Office for the Promotion of Women in Science, Engineering, and Mathematics
Faculty Profile
Rudman, Laurie A.
Laurie's Profile
Laurie's Story
Rudman, Laurie A.
Professor

Email
Website
Phone: 732-445-3404

Ph.D., University of Minnesota, 1995

Professional Summary/CV [.PDF]

Department of Psychology, School of Arts and Sciences, New Brunswick; Rutgers
Areas of Interest
Implicit Social Cognition, Stereotypes and Prejudice Intergroup Relations, and Gender Discrimination.
Teaching Areas
Social Psychology.
Memberships and Professional Service
Associate Professor, Rutgers, The State University of New Jersey, 1997-present; Visiting Associate Professor, Princeton University, Spring 2005; Visiting Associate Professor of Psychology, NIMH Post Doc, University of Washington, 1995-1997.
Rudman, Laurie A.
Laurie (right) in Fiddler on the Roof, Loni Anderson (center), Livia Genise (left), 1972.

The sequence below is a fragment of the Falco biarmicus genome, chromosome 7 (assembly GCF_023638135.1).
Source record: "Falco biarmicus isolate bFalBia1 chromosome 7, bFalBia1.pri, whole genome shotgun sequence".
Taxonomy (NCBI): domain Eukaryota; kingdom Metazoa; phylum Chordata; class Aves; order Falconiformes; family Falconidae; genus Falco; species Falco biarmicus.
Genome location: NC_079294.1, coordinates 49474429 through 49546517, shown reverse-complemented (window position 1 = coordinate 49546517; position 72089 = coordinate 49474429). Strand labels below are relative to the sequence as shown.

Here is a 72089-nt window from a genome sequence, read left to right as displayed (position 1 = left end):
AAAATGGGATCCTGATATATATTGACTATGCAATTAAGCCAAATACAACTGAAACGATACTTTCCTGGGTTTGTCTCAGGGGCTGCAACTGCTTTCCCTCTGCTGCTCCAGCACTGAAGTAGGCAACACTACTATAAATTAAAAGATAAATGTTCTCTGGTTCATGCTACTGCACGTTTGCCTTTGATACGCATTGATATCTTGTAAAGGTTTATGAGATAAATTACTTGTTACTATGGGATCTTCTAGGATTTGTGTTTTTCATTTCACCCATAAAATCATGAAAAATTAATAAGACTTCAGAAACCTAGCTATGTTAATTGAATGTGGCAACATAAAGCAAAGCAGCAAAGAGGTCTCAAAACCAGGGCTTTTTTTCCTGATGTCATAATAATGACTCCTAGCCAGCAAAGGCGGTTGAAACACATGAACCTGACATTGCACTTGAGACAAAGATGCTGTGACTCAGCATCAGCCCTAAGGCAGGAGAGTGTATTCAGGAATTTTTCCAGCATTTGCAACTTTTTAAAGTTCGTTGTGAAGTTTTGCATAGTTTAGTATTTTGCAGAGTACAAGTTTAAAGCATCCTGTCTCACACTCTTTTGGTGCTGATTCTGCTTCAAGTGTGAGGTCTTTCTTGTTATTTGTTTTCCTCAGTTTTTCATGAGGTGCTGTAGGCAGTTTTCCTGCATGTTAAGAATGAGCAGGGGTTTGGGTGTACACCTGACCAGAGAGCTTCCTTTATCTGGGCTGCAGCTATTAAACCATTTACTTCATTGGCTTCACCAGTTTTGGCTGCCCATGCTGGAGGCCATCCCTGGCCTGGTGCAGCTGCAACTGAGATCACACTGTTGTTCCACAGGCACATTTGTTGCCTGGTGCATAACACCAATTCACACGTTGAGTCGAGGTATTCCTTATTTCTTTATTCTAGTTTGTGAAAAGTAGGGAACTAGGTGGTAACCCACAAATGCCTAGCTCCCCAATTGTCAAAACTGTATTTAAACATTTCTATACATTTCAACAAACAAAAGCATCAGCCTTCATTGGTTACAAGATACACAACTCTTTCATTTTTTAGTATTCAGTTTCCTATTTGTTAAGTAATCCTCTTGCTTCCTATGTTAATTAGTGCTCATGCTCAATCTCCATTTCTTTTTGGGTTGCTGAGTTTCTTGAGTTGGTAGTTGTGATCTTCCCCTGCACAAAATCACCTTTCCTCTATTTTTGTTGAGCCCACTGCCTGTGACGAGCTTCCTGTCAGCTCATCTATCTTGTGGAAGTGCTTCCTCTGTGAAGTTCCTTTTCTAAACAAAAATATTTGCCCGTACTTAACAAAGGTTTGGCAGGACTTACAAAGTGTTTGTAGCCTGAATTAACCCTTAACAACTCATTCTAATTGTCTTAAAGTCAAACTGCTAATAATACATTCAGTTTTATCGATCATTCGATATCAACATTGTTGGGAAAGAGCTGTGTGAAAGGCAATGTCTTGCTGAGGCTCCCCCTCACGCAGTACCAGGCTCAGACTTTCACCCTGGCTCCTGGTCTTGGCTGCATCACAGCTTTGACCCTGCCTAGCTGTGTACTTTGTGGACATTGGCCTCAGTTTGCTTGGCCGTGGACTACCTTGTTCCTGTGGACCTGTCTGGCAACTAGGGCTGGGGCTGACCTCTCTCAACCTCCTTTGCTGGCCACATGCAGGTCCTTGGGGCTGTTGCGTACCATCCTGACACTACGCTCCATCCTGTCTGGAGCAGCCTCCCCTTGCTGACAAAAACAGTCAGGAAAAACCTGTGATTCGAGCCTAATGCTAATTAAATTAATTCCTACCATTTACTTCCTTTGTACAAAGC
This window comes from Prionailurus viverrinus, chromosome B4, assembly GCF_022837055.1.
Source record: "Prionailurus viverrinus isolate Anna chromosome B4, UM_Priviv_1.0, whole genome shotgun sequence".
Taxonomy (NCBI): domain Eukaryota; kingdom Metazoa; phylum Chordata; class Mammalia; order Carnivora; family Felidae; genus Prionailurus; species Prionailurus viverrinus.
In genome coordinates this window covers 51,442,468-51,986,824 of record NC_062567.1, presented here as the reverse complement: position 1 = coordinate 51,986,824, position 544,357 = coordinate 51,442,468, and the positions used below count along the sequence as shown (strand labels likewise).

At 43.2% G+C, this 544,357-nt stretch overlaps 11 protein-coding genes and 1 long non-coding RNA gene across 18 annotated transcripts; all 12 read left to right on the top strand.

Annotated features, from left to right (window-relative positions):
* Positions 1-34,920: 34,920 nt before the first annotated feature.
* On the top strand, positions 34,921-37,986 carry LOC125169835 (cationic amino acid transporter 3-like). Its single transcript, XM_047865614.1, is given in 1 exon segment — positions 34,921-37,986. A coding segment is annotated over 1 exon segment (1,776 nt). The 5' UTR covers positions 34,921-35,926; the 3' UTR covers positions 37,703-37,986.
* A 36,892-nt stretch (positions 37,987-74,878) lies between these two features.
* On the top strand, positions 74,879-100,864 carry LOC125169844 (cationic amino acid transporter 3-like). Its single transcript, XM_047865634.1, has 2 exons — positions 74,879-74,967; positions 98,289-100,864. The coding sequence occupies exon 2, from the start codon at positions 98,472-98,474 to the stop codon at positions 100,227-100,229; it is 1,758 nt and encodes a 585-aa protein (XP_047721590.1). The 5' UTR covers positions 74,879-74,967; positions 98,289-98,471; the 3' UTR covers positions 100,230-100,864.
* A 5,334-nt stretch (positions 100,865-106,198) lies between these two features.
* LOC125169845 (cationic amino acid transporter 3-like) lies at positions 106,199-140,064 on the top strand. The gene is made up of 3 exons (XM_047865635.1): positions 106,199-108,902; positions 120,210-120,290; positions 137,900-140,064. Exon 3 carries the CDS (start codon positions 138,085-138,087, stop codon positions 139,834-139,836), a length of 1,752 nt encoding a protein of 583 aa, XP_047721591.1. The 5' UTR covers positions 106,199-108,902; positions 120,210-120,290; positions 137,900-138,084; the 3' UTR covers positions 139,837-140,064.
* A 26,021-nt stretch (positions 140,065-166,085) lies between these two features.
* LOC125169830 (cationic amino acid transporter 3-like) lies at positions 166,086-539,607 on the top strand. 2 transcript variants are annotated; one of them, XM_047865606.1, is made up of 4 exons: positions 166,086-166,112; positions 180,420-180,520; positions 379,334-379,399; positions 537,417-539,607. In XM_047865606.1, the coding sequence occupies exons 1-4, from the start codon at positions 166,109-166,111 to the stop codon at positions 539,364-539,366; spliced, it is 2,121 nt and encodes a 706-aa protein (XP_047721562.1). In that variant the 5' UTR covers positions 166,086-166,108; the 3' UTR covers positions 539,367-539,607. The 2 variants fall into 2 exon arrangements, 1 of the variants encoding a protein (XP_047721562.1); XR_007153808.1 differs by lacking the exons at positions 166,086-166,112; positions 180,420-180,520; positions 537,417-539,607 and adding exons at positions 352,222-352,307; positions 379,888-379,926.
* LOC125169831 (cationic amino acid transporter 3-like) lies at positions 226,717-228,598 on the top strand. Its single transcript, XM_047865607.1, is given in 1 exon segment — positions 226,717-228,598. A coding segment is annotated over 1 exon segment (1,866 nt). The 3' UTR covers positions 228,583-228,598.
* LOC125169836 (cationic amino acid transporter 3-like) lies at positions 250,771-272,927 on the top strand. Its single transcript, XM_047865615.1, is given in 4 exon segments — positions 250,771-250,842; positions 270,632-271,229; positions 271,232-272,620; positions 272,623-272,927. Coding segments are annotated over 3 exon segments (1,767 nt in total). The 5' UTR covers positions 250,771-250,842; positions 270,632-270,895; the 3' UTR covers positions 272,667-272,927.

Grants, Honors, and Awards
Recipient, National Research Service Award (NIMH); Gordon Allport Intergroup Relations Award (SPSSI); Honorary Fellow, American Psychological Association (APA); Honorary Fellow, Association for Psychological Science (APS); Honorary Fellow, Society of Experimental Social Psychology (SESP).
Academic Interests and Plans
One program of research aims to discover the factors that promote or hinder favorable reactions to counterstereotypicality on the part of perceivers and actors. The downstream consequences of these reactions include cultural stereotype maintenance and human capital issues. I am also engaged in exploring implicit (or indirect) ways of assessing attitudes, stereotypes, self-concept, and identity. This work has employed the Implicit Assocation Test, as well as semantic and evaluative priming techniques. To date, we are finding that many phenomena involving intergroup relations can be better predicted by using implicit (compared with self-report) measures. Current research is focused on understanding the sources of implicit attitudes, the relationship between implicit and explicit measures, and the factors that alter implicit attitudes and beliefs.